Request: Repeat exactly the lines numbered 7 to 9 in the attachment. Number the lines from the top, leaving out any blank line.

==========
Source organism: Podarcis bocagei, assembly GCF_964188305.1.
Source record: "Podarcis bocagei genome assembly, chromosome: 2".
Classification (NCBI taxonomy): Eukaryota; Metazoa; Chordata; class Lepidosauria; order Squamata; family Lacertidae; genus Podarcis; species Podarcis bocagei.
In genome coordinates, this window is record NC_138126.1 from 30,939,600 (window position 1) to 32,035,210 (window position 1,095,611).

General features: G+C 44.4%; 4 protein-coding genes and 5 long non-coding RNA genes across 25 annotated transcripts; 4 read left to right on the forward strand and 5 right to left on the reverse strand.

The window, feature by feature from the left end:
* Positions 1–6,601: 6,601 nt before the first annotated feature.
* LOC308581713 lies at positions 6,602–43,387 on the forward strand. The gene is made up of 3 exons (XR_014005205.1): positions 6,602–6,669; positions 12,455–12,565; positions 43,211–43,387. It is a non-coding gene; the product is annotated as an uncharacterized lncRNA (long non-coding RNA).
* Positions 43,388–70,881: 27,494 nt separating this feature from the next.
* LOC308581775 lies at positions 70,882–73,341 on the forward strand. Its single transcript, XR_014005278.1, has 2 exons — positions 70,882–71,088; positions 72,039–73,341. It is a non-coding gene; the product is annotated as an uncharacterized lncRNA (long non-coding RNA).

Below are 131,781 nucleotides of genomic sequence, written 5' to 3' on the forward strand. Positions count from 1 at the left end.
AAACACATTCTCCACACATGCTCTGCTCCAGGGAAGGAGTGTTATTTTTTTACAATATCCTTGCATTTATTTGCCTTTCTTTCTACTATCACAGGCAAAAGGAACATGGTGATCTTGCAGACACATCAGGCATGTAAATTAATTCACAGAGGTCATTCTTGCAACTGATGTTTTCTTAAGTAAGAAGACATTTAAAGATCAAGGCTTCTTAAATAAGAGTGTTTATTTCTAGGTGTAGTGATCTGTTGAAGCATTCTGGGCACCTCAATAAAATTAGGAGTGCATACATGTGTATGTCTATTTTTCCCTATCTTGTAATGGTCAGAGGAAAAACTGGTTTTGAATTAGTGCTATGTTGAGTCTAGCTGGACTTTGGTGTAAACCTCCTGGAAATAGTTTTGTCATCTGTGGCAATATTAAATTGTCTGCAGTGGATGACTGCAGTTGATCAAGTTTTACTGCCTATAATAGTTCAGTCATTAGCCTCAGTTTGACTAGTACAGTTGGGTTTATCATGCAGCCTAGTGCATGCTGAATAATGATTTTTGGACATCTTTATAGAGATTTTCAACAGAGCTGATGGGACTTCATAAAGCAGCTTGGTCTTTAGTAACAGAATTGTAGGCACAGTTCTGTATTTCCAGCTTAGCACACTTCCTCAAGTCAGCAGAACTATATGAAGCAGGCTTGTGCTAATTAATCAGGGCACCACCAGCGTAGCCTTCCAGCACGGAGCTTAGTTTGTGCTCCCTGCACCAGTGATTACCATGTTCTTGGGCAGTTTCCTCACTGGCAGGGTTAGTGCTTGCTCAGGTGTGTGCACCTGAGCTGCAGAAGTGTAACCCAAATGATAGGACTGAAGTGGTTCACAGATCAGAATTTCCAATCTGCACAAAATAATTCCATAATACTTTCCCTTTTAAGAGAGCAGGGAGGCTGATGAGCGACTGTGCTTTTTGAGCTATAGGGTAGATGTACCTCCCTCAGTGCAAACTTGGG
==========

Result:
* Positions 1–6,601: 6,601 nt before the first annotated feature.
* LOC308581713 lies at positions 6,602–43,387 on the forward strand. The gene is made up of 3 exons (XR_014005205.1): positions 6,602–6,669; positions 12,455–12,565; positions 43,211–43,387. It is a non-coding gene; the product is annotated as an uncharacterized lncRNA (long non-coding RNA).
* Positions 43,388–70,881: 27,494 nt separating this feature from the next.